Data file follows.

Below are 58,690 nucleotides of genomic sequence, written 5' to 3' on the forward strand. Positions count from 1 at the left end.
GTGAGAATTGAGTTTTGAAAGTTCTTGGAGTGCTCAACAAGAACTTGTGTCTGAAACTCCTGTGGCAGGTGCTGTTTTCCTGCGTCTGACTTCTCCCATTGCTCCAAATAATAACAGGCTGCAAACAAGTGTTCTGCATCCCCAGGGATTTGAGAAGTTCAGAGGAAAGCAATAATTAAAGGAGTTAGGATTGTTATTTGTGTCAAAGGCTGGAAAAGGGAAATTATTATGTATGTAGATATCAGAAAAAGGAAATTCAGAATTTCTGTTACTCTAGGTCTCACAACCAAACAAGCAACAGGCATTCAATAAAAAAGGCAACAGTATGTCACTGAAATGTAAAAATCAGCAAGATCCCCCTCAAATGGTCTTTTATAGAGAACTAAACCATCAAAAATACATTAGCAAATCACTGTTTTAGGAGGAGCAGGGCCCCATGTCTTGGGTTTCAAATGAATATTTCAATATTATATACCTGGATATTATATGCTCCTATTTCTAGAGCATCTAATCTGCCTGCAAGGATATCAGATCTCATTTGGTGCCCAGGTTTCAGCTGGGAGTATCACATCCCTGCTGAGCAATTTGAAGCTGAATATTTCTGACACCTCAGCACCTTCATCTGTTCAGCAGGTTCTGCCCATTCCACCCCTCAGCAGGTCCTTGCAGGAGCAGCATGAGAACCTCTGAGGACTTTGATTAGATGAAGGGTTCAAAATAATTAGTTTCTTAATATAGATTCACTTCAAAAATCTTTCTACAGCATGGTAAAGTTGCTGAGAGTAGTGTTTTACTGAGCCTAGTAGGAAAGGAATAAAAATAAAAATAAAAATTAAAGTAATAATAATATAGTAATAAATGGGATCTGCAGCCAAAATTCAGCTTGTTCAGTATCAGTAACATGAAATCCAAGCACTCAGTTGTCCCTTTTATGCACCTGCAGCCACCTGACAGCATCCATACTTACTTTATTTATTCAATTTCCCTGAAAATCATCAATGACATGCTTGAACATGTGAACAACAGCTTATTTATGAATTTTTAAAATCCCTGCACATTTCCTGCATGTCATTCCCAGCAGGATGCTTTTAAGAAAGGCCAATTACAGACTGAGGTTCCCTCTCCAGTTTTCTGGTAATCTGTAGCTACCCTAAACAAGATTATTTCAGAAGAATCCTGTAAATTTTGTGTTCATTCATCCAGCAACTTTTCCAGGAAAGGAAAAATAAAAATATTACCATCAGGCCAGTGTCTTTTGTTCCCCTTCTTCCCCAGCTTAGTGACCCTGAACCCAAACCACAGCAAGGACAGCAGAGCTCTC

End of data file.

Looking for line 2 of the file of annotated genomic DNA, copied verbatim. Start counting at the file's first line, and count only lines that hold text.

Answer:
GTGAGAATTGAGTTTTGAAAGTTCTTGGAGTGCTCAACAAGAACTTGTGTCTGAAACTCCTGTGGCAGGTGCTGTTTTCCTGCGTCTGACTTCTCCCATTGCTCCAAATAATAACAGGCTGCAAACAAGTGTTCTGCATCCCCAGGGATTTGAGAAGTTCAGAGGAAAGCAATAATTAAAGGAGTTAGGATTGTTATTTGTGTCAAAGGCTGGAAAAGGGAAATTATTATGTATGTAGATATCAGAAAAAGGAAATTCAGAATTTCTGTTACTCTAGGTCTCACAACCAAACAAGCAACAGGCATTCAATAAAAAAGGCAACAGTATGTCACTGAAATGTAAAAATCAGCAAGATCCCCCTCAAATGGTCTTTTATAGAGAACTAAACCATCAAAAATACATTAGCAAATCACTGTTTTAGGAGGAGCAGGGCCCCATGTCTTGGGTTTCAAATGAATATTTCAATATTATATACCTGGATATTATATGCTCCTATTTCTAGAGCATCTAATCTGCCTGCAAGGATATCAGATCTCATTTGGTGCCCAGGTTTCAGCTGGGAGTATCACATCCCTGCTGAGCAATTTGAAGCTGAATATTTCTGACACCTCAGCACCTTCATCTGTTCAGCAGGTTCTGCCCATTCCACCCCTCAGCAGGTCCTTGCAGGAGCAGCATGAGAACCTCTGAGGACTTTGATTAGATGAAGGGTTCAAAATAATTAGTTTCTTAATATAGATTCACTTCAAAAATCTTTCTACAGCATGGTAAAGTTGCTGAGAGTAGTGTTTTACTGAGCCTAGTAGGAAAGGAATAAAAATAAAAATAAAAATTAAAGTAATAATAATATAGTAATAAATGGGATCTGCAGCCAAAATTCAGCTTGTTCAGTATCAGTAACATGAAATCCAAGCACTCAGTTGTCCCTTTTATGCACCTGCAGCCACCTGACAGCATCCATACTTACTTTATTTATTCAATTTCCCTGAAAATCATCAATGACATGCTTGAACATGTGAACAACAGCTTATTTATGAATTTTTAAAATCCCTGCACATTTCCTGCATGTCATTCCCAGCAGGATGCTTTTAAGAAAGGCCAATTACAGACTGAGGTTCCCTCTCCAGTTTTCTGGTAATCTGTAGCTACCCTAAACAAGATTATTTCAGAAGAATCCTGTAAATTTTGTGTTCATTCATCCAGCAACTTTTCCAGGAAAGGAAAAATAAAAATATTACCATCAGGCCAGTGTCTTTTGTTCCCCTTCTTCCCCAGCTTAGTGACCCTGAACCCAAACCACAGCAAGGACAGCAGAGCTCTC